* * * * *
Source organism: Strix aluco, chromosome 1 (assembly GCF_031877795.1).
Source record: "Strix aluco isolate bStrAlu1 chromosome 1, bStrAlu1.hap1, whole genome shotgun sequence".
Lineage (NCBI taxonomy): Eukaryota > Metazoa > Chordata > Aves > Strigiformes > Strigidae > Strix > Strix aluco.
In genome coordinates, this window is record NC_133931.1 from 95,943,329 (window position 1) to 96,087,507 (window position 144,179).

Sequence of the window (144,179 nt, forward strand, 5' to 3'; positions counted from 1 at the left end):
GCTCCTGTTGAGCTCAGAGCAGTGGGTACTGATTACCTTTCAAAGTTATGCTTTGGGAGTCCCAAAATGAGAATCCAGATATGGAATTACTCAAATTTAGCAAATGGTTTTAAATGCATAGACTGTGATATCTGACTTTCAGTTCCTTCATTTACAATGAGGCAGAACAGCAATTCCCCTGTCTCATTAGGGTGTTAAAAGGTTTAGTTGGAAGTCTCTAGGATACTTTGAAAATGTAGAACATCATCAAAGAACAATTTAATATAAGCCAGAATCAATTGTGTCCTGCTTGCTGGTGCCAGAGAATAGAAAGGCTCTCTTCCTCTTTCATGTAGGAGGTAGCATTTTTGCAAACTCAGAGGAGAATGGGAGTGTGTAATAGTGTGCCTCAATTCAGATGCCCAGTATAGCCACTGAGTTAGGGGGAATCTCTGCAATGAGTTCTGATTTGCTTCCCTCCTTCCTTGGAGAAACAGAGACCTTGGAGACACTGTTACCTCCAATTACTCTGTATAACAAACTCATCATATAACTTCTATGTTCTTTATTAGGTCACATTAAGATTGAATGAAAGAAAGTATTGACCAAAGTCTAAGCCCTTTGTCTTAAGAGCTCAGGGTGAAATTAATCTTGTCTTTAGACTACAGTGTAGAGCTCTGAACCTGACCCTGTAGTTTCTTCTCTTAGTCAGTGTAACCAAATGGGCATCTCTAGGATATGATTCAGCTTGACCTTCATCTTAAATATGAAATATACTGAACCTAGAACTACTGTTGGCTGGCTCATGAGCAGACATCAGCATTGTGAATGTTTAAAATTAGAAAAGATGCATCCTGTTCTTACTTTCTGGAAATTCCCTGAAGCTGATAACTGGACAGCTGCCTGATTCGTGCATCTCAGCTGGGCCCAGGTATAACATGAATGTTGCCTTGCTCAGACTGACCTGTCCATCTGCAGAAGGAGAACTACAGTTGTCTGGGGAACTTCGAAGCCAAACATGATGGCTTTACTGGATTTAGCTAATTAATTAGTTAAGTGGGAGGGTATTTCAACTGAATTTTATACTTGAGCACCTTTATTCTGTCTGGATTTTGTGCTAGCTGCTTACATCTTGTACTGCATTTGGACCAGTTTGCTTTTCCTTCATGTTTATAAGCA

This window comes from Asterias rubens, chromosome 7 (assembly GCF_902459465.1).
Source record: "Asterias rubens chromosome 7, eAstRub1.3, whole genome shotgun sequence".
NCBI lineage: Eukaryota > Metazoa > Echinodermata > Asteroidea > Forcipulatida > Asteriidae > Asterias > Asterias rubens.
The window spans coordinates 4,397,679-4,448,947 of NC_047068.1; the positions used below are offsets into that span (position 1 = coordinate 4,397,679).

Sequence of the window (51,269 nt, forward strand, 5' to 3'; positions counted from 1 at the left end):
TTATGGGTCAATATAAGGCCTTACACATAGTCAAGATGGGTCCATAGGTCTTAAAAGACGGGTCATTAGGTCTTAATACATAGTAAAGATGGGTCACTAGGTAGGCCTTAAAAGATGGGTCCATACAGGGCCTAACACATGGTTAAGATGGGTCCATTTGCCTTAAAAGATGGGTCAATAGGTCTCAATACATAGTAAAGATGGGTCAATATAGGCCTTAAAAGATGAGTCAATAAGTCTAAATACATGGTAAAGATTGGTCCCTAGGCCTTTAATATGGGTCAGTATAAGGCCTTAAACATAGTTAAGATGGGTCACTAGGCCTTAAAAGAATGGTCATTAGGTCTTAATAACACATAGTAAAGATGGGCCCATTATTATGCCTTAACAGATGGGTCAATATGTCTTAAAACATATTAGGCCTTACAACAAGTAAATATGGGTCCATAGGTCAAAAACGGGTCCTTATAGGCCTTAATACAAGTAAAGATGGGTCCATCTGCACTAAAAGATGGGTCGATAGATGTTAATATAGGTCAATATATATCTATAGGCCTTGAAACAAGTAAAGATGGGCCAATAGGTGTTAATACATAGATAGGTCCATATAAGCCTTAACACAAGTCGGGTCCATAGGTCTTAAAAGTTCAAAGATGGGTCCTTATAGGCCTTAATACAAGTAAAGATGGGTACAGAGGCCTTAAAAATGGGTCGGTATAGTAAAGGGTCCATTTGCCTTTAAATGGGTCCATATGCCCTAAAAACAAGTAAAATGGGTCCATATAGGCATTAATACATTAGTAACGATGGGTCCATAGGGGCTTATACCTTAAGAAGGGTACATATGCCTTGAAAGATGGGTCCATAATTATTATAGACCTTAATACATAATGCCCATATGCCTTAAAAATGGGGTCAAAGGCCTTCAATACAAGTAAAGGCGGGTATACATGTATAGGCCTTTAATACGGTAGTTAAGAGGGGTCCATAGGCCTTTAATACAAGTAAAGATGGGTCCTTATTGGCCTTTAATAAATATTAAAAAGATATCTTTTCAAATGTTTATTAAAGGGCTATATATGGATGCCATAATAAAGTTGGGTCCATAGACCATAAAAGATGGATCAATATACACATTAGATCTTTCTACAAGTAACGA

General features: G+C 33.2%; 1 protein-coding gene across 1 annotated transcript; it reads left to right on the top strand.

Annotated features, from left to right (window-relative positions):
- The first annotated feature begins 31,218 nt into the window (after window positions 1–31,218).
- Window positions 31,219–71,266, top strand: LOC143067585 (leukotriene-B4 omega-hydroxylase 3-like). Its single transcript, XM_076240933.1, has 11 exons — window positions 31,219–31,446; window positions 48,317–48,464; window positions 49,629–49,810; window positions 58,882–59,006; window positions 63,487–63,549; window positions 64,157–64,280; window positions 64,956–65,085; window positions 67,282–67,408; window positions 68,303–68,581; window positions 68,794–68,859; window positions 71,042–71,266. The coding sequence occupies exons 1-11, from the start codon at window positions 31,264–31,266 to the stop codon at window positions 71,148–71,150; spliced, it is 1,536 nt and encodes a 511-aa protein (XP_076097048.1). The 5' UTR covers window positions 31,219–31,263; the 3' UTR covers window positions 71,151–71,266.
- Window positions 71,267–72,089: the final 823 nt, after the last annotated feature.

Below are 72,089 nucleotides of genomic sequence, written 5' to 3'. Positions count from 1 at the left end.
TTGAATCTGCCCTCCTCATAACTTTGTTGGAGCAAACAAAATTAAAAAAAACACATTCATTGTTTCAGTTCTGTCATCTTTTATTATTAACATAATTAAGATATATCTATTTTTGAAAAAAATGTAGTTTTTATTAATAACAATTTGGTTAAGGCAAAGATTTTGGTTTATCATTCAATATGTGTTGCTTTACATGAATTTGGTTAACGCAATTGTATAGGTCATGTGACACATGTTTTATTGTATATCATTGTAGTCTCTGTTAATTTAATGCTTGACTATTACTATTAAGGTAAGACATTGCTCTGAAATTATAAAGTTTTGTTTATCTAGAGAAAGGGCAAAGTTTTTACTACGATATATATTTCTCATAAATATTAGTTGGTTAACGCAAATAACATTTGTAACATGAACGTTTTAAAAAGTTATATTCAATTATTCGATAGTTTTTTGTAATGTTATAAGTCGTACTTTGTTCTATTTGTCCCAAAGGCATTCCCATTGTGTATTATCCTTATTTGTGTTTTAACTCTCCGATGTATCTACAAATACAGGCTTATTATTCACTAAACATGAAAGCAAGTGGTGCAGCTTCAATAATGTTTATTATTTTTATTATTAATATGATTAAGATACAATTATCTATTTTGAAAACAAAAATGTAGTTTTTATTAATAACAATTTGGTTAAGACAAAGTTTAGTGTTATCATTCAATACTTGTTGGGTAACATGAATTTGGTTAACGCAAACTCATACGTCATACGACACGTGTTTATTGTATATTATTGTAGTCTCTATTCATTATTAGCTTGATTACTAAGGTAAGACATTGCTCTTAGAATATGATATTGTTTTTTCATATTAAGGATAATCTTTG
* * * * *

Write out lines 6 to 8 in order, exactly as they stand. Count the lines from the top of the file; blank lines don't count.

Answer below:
GCTCCTGTTGAGCTCAGAGCAGTGGGTACTGATTACCTTTCAAAGTTATGCTTTGGGAGTCCCAAAATGAGAATCCAGATATGGAATTACTCAAATTTAGCAAATGGTTTTAAATGCATAGACTGTGATATCTGACTTTCAGTTCCTTCATTTACAATGAGGCAGAACAGCAATTCCCCTGTCTCATTAGGGTGTTAAAAGGTTTAGTTGGAAGTCTCTAGGATACTTTGAAAATGTAGAACATCATCAAAGAACAATTTAATATAAGCCAGAATCAATTGTGTCCTGCTTGCTGGTGCCAGAGAATAGAAAGGCTCTCTTCCTCTTTCATGTAGGAGGTAGCATTTTTGCAAACTCAGAGGAGAATGGGAGTGTGTAATAGTGTGCCTCAATTCAGATGCCCAGTATAGCCACTGAGTTAGGGGGAATCTCTGCAATGAGTTCTGATTTGCTTCCCTCCTTCCTTGGAGAAACAGAGACCTTGGAGACACTGTTACCTCCAATTACTCTGTATAACAAACTCATCATATAACTTCTATGTTCTTTATTAGGTCACATTAAGATTGAATGAAAGAAAGTATTGACCAAAGTCTAAGCCCTTTGTCTTAAGAGCTCAGGGTGAAATTAATCTTGTCTTTAGACTACAGTGTAGAGCTCTGAACCTGACCCTGTAGTTTCTTCTCTTAGTCAGTGTAACCAAATGGGCATCTCTAGGATATGATTCAGCTTGACCTTCATCTTAAATATGAAATATACTGAACCTAGAACTACTGTTGGCTGGCTCATGAGCAGACATCAGCATTGTGAATGTTTAAAATTAGAAAAGATGCATCCTGTTCTTACTTTCTGGAAATTCCCTGAAGCTGATAACTGGACAGCTGCCTGATTCGTGCATCTCAGCTGGGCCCAGGTATAACATGAATGTTGCCTTGCTCAGACTGACCTGTCCATCTGCAGAAGGAGAACTACAGTTGTCTGGGGAACTTCGAAGCCAAACATGATGGCTTTACTGGATTTAGCTAATTAATTAGTTAAGTGGGAGGGTATTTCAACTGAATTTTATACTTGAGCACCTTTATTCTGTCTGGATTTTGTGCTAGCTGCTTACATCTTGTACTGCATTTGGACCAGTTTGCTTTTCCTTCATGTTTATAAGCA

This window comes from Asterias rubens, chromosome 7 (assembly GCF_902459465.1).
Source record: "Asterias rubens chromosome 7, eAstRub1.3, whole genome shotgun sequence".